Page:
There are a great variety of whales found along the coast of the Mexican Pacific, an indication of Mexico’s importance as a natural habitat of these species on the list of endangered species. This is the case of the humpback whale, which, during the winter, is abundant in the waters off the states of Colima, Jalisco, Nayarit and the two coasts of the Baja California Peninsula.

The humpback whale is a marine mammal that belongs to the family of the great baleen whales, known as “rorquals” (like the blue whale), which, instead of teeth, have bristles in their palates to filter food.  From chin to navel they have pleats that form furrows that expand when eating so that the volume of filtering water grows and, in this way, with each gulp they trap large amounts of plankton.



Because of their coastal habits and predictable migratory cycles, it is common to sight them on our Pacific coast This facilitates their study although, because of their proximity to human activity, it also makes them vulnerable to harmful situations that can injure them.

Its appearance is robust and its common name derives from the humpback, located in front of the dorsal fin, which is formed when it arches its body before plunging into the water. It measures from 12 to 15 meters (39 to 49 feet) long, weighs approximately 30 metric tons and features enormous pectoral fins that measure almost a third its total body length.



Reproduction in Mexico

Nearly 10 % of the world’s humpback whale population reproduces in Mexico and it is believed that there are about 20,000 individuals. Three different groups of humpback whales reproduce in our country in specific reproductive zones around the Baja California peninsula (from Loreto to Bahía Magdalena), in the coastal region stretching from northern Nayarit to the Gulf of Tehuantepec (with important concentrations in Bahía de Banderas and Isla Isabel) and in the Revillagigedo archipelago facing the coast of Colima.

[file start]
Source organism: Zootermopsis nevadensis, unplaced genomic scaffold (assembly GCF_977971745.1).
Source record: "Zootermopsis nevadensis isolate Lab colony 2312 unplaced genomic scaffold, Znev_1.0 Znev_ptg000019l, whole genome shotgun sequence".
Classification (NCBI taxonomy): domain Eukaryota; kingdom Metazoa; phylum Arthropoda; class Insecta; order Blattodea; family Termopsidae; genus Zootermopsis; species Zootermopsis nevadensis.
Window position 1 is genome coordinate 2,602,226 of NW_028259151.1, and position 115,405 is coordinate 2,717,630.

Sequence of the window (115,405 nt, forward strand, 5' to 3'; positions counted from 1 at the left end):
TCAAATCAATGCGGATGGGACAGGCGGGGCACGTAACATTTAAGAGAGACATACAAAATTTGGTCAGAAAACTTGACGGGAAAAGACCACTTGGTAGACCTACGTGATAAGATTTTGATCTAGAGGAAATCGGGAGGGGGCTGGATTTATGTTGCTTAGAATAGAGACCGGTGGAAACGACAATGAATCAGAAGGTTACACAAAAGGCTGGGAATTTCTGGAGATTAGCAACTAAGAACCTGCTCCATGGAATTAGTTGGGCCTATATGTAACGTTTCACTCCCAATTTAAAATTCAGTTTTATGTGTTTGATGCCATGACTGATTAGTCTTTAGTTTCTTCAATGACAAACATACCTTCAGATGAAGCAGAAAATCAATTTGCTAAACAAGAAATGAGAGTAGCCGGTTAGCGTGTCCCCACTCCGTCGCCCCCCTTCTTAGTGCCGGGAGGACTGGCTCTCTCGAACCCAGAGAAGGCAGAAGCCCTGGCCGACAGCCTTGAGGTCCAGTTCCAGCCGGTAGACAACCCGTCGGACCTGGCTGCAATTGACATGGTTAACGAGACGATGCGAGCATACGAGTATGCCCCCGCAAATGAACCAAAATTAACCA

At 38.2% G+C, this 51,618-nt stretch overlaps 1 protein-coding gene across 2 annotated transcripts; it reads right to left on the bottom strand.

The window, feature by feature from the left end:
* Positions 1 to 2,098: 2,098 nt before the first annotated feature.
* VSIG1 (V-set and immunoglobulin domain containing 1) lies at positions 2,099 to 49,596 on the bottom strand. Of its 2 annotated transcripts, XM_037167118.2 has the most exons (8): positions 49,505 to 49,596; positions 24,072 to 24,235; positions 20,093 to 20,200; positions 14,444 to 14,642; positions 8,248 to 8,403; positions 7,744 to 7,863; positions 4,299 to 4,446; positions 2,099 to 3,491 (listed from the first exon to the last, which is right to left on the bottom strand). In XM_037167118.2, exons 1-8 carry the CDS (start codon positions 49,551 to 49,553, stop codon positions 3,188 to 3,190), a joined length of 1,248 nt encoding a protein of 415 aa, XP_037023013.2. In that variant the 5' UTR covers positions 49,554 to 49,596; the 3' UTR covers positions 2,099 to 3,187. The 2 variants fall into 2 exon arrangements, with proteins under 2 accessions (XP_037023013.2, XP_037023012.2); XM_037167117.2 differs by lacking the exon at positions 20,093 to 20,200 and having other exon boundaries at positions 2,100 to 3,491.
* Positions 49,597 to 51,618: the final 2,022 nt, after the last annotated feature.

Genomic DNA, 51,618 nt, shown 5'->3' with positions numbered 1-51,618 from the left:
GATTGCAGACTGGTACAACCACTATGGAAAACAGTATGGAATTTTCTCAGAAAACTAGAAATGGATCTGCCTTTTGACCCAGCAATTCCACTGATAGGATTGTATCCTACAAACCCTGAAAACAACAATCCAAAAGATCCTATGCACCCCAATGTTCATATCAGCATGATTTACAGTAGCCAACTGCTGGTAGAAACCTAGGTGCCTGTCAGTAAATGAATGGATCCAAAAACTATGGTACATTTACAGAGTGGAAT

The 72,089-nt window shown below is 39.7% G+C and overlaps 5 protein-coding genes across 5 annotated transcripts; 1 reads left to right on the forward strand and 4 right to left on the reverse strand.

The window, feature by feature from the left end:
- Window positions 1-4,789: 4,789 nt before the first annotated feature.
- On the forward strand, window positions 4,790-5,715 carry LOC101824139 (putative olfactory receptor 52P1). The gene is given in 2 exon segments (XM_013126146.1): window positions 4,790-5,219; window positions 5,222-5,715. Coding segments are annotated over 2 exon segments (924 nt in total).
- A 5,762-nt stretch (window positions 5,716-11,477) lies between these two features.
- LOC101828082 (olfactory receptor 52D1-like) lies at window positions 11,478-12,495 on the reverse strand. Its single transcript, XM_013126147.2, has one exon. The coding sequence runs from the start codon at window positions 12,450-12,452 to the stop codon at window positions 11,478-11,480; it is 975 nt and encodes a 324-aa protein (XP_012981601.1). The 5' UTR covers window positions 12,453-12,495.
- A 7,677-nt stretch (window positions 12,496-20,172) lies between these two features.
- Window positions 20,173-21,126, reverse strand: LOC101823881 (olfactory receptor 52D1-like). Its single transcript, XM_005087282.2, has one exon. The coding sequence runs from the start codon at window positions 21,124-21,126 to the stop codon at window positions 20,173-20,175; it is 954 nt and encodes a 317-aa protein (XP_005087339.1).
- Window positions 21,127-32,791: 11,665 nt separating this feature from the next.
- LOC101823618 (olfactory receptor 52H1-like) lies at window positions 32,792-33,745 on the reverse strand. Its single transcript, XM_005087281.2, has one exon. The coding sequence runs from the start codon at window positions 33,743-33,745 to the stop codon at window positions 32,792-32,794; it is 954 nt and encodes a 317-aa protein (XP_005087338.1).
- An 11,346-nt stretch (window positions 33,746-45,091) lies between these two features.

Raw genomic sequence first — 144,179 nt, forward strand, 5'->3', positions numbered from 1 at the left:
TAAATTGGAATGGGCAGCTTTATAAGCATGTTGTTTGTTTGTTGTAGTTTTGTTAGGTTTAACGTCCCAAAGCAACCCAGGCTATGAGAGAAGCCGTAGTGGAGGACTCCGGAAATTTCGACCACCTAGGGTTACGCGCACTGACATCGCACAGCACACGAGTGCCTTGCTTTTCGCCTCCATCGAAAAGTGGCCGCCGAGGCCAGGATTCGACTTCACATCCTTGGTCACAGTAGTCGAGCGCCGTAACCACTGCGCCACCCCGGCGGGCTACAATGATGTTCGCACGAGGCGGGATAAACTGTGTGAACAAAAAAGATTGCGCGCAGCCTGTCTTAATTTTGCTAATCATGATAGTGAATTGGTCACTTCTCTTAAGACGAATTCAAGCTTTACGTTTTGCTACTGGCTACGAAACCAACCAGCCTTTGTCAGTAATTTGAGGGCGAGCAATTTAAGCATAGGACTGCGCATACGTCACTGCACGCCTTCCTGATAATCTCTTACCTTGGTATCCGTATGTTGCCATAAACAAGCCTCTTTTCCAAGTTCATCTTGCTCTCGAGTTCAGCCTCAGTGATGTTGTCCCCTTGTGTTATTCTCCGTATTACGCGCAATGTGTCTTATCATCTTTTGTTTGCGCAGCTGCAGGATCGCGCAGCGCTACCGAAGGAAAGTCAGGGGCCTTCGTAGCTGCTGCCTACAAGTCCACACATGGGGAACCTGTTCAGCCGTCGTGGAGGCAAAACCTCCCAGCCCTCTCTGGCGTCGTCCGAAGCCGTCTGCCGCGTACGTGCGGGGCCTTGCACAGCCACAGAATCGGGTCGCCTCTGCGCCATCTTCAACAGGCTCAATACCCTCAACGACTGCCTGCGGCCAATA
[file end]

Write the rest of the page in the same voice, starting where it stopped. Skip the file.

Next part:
These whales migrate at the end of spring towards temperate and cold waters located in high latitudes, where they feed during the summer. Their diet includes krill, sardines, anchovy and mackerel.

It is renowned throughout the world because of its acrobatics and songs, since it produces the largest variety of vocalizations of any other species of whale.



Siren songs

Throughout the history of navigation, sailors reported, in their chronicles, that these vocalizations were the songs of sirens. Nowadays, they have been reproduced using musical instruments and incorporated into New Age and Jazz music (Whales Alive and Paul Winter). These marine mammals produce songs exclusively in reproductive zones so it is thought that they play an important role during courtship and mating. 

It has been observed that the whales that emit these songs are male and they are known as “singers”. It is believed that the songs transmit the male’s reproductive ability and can, in an underwater acoustic way, be used to determine a territory of influence.



Conservation of the humpback whale

Among important measures taken by the Mexican government to protect these whales are:

  • In 1949, Mexico initiates its participation in the International Whaling Commission’s agreements to regulate the hunting of whales.
  • In 1972, Laguna Ojo de Liebre, in Baja California Sur, is declared a Whale Sanctuary.
  • In 1979, Laguna San Ignacio is declared a Whale Sanctuary and a marine tourism attraction zone.
  • In 1980, the Guerrero Negro and Manuela lagoons, incorporated into the Ojo de Liebre lagoon complex, are declared a whale refuge.
  • In 1988, the El Vizcaíno Biosphere Reserve is declared. This was an important step in protecting and handling Baja California Sur’s species and fragile ecosystems.
  • In 1998, a whale-watching environmental regulation is implemented.

Nowadays, the exploitation of whales has changed and the visual appreciation of these animals has substituted its value as a prey, replacing harpoons with photographic equipment as well as being instrumental in developing ecotourism.      


Text: Óscar S. Frey ± Photo: Óscar S. Frey